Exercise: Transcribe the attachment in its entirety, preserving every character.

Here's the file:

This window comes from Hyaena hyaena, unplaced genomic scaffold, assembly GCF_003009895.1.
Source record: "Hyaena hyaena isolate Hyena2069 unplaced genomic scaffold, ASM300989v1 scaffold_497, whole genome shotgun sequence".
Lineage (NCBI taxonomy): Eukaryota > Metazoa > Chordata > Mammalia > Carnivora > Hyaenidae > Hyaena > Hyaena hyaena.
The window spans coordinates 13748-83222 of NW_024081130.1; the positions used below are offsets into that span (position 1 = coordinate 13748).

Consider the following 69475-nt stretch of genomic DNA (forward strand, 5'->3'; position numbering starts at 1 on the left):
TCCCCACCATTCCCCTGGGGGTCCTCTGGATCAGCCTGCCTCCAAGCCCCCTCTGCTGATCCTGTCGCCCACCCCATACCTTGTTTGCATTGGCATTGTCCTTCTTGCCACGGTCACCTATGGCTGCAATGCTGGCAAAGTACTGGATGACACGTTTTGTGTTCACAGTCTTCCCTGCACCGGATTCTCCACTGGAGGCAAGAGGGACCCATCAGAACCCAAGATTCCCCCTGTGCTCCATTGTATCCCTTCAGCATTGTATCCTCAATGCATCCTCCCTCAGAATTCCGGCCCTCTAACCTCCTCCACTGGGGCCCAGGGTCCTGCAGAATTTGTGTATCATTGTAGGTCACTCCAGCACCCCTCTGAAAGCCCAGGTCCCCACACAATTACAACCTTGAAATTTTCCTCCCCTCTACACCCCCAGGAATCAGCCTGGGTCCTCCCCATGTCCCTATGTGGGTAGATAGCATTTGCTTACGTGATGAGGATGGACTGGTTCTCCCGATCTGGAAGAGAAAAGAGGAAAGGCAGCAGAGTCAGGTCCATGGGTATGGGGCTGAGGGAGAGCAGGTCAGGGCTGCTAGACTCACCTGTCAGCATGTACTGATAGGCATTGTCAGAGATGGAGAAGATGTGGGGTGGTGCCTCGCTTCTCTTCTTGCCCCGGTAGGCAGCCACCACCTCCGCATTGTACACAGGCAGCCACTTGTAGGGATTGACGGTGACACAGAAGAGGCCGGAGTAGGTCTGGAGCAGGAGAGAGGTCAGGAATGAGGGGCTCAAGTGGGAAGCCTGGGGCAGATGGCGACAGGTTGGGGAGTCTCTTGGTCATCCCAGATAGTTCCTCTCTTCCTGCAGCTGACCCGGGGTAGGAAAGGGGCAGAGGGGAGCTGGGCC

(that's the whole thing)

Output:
This window comes from Hyaena hyaena, unplaced genomic scaffold, assembly GCF_003009895.1.
Source record: "Hyaena hyaena isolate Hyena2069 unplaced genomic scaffold, ASM300989v1 scaffold_497, whole genome shotgun sequence".
Lineage (NCBI taxonomy): Eukaryota > Metazoa > Chordata > Mammalia > Carnivora > Hyaenidae > Hyaena > Hyaena hyaena.
The window spans coordinates 13748-83222 of NW_024081130.1; the positions used below are offsets into that span (position 1 = coordinate 13748).

Consider the following 69475-nt stretch of genomic DNA (forward strand, 5'->3'; position numbering starts at 1 on the left):
TCCCCACCATTCCCCTGGGGGTCCTCTGGATCAGCCTGCCTCCAAGCCCCCTCTGCTGATCCTGTCGCCCACCCCATACCTTGTTTGCATTGGCATTGTCCTTCTTGCCACGGTCACCTATGGCTGCAATGCTGGCAAAGTACTGGATGACACGTTTTGTGTTCACAGTCTTCCCTGCACCGGATTCTCCACTGGAGGCAAGAGGGACCCATCAGAACCCAAGATTCCCCCTGTGCTCCATTGTATCCCTTCAGCATTGTATCCTCAATGCATCCTCCCTCAGAATTCCGGCCCTCTAACCTCCTCCACTGGGGCCCAGGGTCCTGCAGAATTTGTGTATCATTGTAGGTCACTCCAGCACCCCTCTGAAAGCCCAGGTCCCCACACAATTACAACCTTGAAATTTTCCTCCCCTCTACACCCCCAGGAATCAGCCTGGGTCCTCCCCATGTCCCTATGTGGGTAGATAGCATTTGCTTACGTGATGAGGATGGACTGGTTCTCCCGATCTGGAAGAGAAAAGAGGAAAGGCAGCAGAGTCAGGTCCATGGGTATGGGGCTGAGGGAGAGCAGGTCAGGGCTGCTAGACTCACCTGTCAGCATGTACTGATAGGCATTGTCAGAGATGGAGAAGATGTGGGGTGGTGCCTCGCTTCTCTTCTTGCCCCGGTAGGCAGCCACCACCTCCGCATTGTACACAGGCAGCCACTTGTAGGGATTGACGGTGACACAGAAGAGGCCGGAGTAGGTCTGGAGCAGGAGAGAGGTCAGGAATGAGGGGCTCAAGTGGGAAGCCTGGGGCAGATGGCGACAGGTTGGGGAGTCTCTTGGTCATCCCAGATAGTTCCTCTCTTCCTGCAGCTGACCCGGGGTAGGAAAGGGGCAGAGGGGAGCTGGGCC